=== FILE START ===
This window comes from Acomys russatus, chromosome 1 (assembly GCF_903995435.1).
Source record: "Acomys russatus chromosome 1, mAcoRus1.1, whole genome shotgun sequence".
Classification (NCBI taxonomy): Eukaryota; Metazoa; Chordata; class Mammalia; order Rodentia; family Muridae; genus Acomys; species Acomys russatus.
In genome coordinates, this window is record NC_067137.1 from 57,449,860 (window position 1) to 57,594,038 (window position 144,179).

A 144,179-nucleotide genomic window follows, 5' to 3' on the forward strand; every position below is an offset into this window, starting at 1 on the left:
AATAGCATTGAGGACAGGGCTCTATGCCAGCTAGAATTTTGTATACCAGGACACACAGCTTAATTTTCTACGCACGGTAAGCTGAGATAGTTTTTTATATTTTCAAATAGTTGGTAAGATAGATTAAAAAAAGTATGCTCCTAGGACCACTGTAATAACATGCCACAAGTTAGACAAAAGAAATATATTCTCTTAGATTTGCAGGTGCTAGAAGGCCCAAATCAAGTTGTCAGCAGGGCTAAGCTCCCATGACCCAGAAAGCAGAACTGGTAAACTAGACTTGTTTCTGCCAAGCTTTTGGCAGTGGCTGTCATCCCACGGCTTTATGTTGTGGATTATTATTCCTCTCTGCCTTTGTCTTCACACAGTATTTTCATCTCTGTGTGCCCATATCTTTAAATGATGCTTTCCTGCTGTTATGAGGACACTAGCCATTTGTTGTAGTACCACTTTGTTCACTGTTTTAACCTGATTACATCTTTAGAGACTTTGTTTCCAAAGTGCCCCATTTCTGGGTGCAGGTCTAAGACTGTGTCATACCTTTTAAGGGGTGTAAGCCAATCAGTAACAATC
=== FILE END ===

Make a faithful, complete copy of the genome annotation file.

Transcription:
This window comes from Acomys russatus, chromosome 1 (assembly GCF_903995435.1).
Source record: "Acomys russatus chromosome 1, mAcoRus1.1, whole genome shotgun sequence".
Classification (NCBI taxonomy): Eukaryota; Metazoa; Chordata; class Mammalia; order Rodentia; family Muridae; genus Acomys; species Acomys russatus.
In genome coordinates, this window is record NC_067137.1 from 57,449,860 (window position 1) to 57,594,038 (window position 144,179).

A 144,179-nucleotide genomic window follows, 5' to 3' on the forward strand; every position below is an offset into this window, starting at 1 on the left:
AATAGCATTGAGGACAGGGCTCTATGCCAGCTAGAATTTTGTATACCAGGACACACAGCTTAATTTTCTACGCACGGTAAGCTGAGATAGTTTTTTATATTTTCAAATAGTTGGTAAGATAGATTAAAAAAAGTATGCTCCTAGGACCACTGTAATAACATGCCACAAGTTAGACAAAAGAAATATATTCTCTTAGATTTGCAGGTGCTAGAAGGCCCAAATCAAGTTGTCAGCAGGGCTAAGCTCCCATGACCCAGAAAGCAGAACTGGTAAACTAGACTTGTTTCTGCCAAGCTTTTGGCAGTGGCTGTCATCCCACGGCTTTATGTTGTGGATTATTATTCCTCTCTGCCTTTGTCTTCACACAGTATTTTCATCTCTGTGTGCCCATATCTTTAAATGATGCTTTCCTGCTGTTATGAGGACACTAGCCATTTGTTGTAGTACCACTTTGTTCACTGTTTTAACCTGATTACATCTTTAGAGACTTTGTTTCCAAAGTGCCCCATTTCTGGGTGCAGGTCTAAGACTGTGTCATACCTTTTAAGGGGTGTAAGCCAATCAGTAACAATC